Musk says next Neuralink brain implant expected soon, despite issues with the first patient

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Elon Musk said Wednesday that his brain tech startup Neuralink hopes to implant its system in a second human patient within “the next week or so.” Executives also said the company is making changes to try and reduce the hardware problems it encountered with its first participant.

Neuralink is building a brain-computer interface, or a BCI, that aims to help patients with paralysis control technology like a phone or computer with their minds. The company’s first system, called Telepathy, centers around 64 “threads” that are inserted directly into the brain. The threads are thinner than a human hair and record neural signals through 1,024 electrodes, according to Neuralink’s website.

BCIs have been studied in academia for decades, and several other companies like Synchron, Paradromics and Precision Neuroscience are developing their own systems. No BCI company has received approval from the U.S. Food and Drug Administration to commercialize their devices.

In a livestream with Neuralink executives Wednesday, Musk said the company is hoping to implant its device in the “high single digits” of patients this year. It is not clear when or where those procedures will take place.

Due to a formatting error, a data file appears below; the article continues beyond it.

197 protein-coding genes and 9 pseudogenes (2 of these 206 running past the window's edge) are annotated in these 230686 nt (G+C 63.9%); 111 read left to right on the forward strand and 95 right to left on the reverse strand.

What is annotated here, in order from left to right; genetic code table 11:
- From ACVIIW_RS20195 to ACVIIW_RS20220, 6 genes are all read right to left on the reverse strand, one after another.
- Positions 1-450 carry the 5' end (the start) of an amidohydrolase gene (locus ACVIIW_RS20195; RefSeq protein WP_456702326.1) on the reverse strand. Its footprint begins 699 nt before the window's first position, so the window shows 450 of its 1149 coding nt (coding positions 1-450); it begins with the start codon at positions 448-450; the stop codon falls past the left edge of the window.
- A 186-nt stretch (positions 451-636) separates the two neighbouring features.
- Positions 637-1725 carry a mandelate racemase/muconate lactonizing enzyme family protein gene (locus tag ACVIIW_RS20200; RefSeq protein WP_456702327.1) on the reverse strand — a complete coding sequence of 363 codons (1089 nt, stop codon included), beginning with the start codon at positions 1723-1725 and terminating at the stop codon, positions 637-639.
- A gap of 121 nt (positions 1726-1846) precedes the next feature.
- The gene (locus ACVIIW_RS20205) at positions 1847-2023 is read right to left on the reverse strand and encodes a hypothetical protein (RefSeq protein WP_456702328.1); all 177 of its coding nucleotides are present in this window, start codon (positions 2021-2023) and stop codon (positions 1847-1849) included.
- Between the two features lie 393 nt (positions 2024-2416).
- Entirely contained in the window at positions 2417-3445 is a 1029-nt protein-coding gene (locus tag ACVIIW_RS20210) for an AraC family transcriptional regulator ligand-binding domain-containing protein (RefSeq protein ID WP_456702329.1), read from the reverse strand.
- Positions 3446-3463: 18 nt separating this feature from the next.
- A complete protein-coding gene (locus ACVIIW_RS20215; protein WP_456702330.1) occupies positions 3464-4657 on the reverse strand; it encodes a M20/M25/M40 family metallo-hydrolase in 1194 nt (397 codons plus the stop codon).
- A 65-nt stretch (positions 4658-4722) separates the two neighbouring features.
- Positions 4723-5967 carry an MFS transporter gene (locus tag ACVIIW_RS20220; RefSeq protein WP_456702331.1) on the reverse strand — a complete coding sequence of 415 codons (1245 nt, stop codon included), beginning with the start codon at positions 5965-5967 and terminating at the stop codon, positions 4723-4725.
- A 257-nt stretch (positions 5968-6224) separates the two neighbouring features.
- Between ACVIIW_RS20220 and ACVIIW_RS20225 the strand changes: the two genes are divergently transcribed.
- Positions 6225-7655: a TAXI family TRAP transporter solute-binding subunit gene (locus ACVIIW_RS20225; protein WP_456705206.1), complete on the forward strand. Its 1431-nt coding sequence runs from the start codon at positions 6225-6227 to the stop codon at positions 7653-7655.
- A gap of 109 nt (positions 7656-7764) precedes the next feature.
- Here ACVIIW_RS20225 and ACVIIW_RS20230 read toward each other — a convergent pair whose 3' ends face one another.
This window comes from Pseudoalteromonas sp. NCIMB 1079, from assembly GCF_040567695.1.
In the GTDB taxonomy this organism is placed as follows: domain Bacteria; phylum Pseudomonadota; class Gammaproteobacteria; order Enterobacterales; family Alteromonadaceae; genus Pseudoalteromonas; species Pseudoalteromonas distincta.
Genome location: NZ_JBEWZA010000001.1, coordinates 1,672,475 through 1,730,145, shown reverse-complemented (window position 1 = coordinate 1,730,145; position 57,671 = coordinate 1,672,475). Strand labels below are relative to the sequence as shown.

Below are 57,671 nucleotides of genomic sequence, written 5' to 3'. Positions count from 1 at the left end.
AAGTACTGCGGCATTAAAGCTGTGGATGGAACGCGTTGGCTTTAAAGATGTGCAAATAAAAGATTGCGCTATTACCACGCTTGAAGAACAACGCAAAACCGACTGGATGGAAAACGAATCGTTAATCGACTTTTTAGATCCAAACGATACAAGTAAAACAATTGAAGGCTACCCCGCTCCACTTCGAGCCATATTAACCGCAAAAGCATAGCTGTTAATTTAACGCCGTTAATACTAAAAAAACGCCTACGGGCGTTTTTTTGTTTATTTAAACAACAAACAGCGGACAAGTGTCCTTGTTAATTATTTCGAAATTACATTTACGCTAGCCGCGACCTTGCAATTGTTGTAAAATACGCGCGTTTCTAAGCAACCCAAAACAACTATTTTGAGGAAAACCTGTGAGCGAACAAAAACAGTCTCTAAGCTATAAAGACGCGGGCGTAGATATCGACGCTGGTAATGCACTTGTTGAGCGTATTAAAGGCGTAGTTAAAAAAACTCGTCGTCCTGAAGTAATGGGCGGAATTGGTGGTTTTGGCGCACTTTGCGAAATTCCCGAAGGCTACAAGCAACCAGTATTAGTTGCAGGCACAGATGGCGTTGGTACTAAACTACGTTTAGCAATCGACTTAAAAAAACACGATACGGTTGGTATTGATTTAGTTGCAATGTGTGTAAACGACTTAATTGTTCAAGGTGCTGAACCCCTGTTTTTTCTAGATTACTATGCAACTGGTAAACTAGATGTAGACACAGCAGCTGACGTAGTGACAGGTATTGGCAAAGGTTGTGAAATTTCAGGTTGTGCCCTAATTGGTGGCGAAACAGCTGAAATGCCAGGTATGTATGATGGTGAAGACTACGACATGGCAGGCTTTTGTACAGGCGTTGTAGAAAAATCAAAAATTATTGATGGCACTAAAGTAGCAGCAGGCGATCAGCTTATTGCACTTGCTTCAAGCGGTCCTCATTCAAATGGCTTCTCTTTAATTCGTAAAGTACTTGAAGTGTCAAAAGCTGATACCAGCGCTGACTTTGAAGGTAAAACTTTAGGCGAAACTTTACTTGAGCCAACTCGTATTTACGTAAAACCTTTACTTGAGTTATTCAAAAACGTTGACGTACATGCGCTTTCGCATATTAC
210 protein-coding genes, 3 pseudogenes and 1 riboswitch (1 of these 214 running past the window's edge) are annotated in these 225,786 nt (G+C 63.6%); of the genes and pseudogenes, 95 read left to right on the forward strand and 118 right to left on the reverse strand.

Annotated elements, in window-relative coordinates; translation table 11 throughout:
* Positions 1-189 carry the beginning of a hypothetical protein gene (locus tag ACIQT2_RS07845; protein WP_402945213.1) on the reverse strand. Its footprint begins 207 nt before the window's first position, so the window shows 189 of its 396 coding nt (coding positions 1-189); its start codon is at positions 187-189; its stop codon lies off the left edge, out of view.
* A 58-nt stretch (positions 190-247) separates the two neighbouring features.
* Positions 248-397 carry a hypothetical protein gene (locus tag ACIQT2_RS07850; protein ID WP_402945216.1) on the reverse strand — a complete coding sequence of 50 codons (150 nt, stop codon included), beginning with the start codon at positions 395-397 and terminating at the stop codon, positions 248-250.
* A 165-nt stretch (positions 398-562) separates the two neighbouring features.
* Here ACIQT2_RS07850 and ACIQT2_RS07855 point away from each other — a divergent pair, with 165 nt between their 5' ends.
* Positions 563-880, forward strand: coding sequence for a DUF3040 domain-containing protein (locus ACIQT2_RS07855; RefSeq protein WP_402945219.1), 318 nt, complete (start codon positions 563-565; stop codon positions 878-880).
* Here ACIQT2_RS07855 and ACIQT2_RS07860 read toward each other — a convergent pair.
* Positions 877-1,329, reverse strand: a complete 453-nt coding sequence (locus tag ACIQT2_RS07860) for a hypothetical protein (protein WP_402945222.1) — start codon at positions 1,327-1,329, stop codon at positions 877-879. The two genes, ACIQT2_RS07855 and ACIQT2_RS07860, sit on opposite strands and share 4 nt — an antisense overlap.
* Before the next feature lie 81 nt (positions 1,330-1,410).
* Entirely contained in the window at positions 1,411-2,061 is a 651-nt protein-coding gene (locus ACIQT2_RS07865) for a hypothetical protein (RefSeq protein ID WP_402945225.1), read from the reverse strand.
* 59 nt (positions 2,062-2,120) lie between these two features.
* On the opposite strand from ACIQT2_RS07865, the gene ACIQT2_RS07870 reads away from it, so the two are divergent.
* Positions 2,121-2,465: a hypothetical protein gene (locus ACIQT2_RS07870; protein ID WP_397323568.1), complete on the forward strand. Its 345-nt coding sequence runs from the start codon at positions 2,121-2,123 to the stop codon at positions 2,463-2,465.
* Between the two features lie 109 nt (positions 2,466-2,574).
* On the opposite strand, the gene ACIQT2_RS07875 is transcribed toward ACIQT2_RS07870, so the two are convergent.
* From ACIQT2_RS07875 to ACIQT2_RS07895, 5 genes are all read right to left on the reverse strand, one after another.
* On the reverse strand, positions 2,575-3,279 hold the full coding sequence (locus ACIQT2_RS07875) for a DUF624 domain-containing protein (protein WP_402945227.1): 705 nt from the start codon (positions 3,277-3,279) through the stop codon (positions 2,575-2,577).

A spokesperson for Neuralink was not immediately available for comment.

In January, Neuralink implanted its BCI in its first human patient, 29-year-old Noland Arbaugh, at the Barrow Neurological Institute in Phoenix, Arizona as part of a clinical study approved by the FDA.

Neuralink said in an April blog post that the surgery went “extremely well.” However, in the weeks following the procedure, Neuralink said some threads from the implant retracted from Arbaugh’s brain. The company reportedly considered removing the implant, but the problem hasn’t posed a direct risk to Arbaugh’s safety, according to The Wall Street Journal.

Musk and the Neuralink executives said during Wednesday’s livestream that only around 15% of the channels in Arbaugh’s implant are functional. Even so, he uses the BCI to watch videos, read and play chess and other video games — sometimes up to 70 hours per week.

For upcoming implants, the company said it is working to mitigate retraction and measure it more closely. Neuralink’s President DJ Seo said one way it plans to do so is by sculpting the surface of the skull to minimize the gap under the implant.

Neuralink also plans to insert some threads deeper into the brain tissue and track how much movement occurs. Dr. Matthew MacDougall, head of neurosurgery at Neuralink, said the company will insert threads “at a variety of depths” now that it knows retraction is a possibility.

“The FDA will continue to monitor the safety of those enrolled in the study for Neuralink’s implant device through required, regular reports,” an FDA spokesperson told CNBC in a statement.

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